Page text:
One of Charlie Chaplin’s last films, and his penultimate starring vehicle, “Limelight” is emotionally impactful and immensely enjoyable. It is not a good movie to use as your Chaplin cherry-popping, since it is quite distinct from his more comedic films from the United Artists era (1923-1947). That said, I liked it as much or more than all of his six previous films, even though it’s a different type of viewing experience. It may not be his best film, but for me it is the crowning jewel in his canon.
Chaplin essentially plays a less famous version of himself. Historians have noted that the movie can be seen as biographical of his own father, or of another famous British comedian in the early twentieth century. Ignorant of this, I had the strong impression while viewing that the movie was autobiographical of Chaplin himself: an aging comedian coming to grips with the end of his career and life. The pathos Chaplin portrays at various points – as he realizes that he has lost his gift of laughter – is deeply touching. Indeed, the first half of the film is very philosophical and at times even mystical as Chaplin ruminates with a sick girl about the meaning of life.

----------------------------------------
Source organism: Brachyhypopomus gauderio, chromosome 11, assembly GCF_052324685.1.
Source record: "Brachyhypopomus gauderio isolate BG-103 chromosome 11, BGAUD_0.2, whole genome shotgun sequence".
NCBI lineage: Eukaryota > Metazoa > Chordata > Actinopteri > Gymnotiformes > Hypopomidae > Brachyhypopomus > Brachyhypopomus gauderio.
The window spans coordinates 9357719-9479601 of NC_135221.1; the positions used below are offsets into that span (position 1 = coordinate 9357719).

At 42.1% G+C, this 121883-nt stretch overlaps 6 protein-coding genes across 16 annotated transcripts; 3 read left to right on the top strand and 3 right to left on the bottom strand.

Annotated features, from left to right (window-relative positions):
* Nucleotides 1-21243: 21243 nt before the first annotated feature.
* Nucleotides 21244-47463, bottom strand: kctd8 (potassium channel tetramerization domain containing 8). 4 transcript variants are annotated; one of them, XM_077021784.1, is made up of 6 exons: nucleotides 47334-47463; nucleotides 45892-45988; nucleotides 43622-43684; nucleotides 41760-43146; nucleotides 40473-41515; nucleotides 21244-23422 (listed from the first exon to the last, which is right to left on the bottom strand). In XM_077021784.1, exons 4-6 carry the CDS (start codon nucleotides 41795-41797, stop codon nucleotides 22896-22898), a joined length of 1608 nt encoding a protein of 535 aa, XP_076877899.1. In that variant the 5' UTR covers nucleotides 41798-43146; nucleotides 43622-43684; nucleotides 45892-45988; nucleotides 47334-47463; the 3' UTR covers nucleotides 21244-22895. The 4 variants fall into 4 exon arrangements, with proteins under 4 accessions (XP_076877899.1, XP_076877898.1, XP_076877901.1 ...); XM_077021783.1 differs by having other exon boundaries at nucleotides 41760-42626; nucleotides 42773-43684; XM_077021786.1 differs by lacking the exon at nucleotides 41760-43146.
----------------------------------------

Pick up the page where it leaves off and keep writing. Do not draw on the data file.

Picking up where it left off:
The plot of the movie eventually kicks into gear and we watch as Chaplin´s Calvero tries unsuccessfully to revive his career, eventually gaining a bit part in a ballet thanks to his grateful recovered patient. It’s preparation for the finale, where Chaplin appears for the first time on screen with Buster Keaton in a laugh-out-loud routine involving a piano, violin, and baggy pants. A must-see if only for these few minutes.
The following goes for all Chaplin films that will appear here. I am ashamed that it took me as long as it did to begin watching his films and appreciate him as an artist. The first movies of his that I viewed, I literally sat slack-jawed as I watched. Nothing I had seen of modern entertainers prepared me for the virtuosity of this one man. Nothing we have nowadays even approaches the level of talent that he (and IMO to a lesser extent Buster Keaton) displayed. He was an artist in the true sense of the word. Just think: the amount of talent necessary to write, direct, choreograph, invent, compose music for, and act in all of these productions staggers the imagination. Just look at the list in that last sentence. HE DID ALL OF THOSE THINGS BY HIMSELF, FOR LIKE 30 YEARS, WITH MORE THAN 20 MOVIES! I consider him on the same level as Shakespeare, Mozart and Dante for what he has done with the arts. Who living even approaches the shadow that Chaplin cast in terms of all-around entertainment value? I defy you to name even one person.
It pisses me off that he’s not better appreciated nowadays.
17 March 2010
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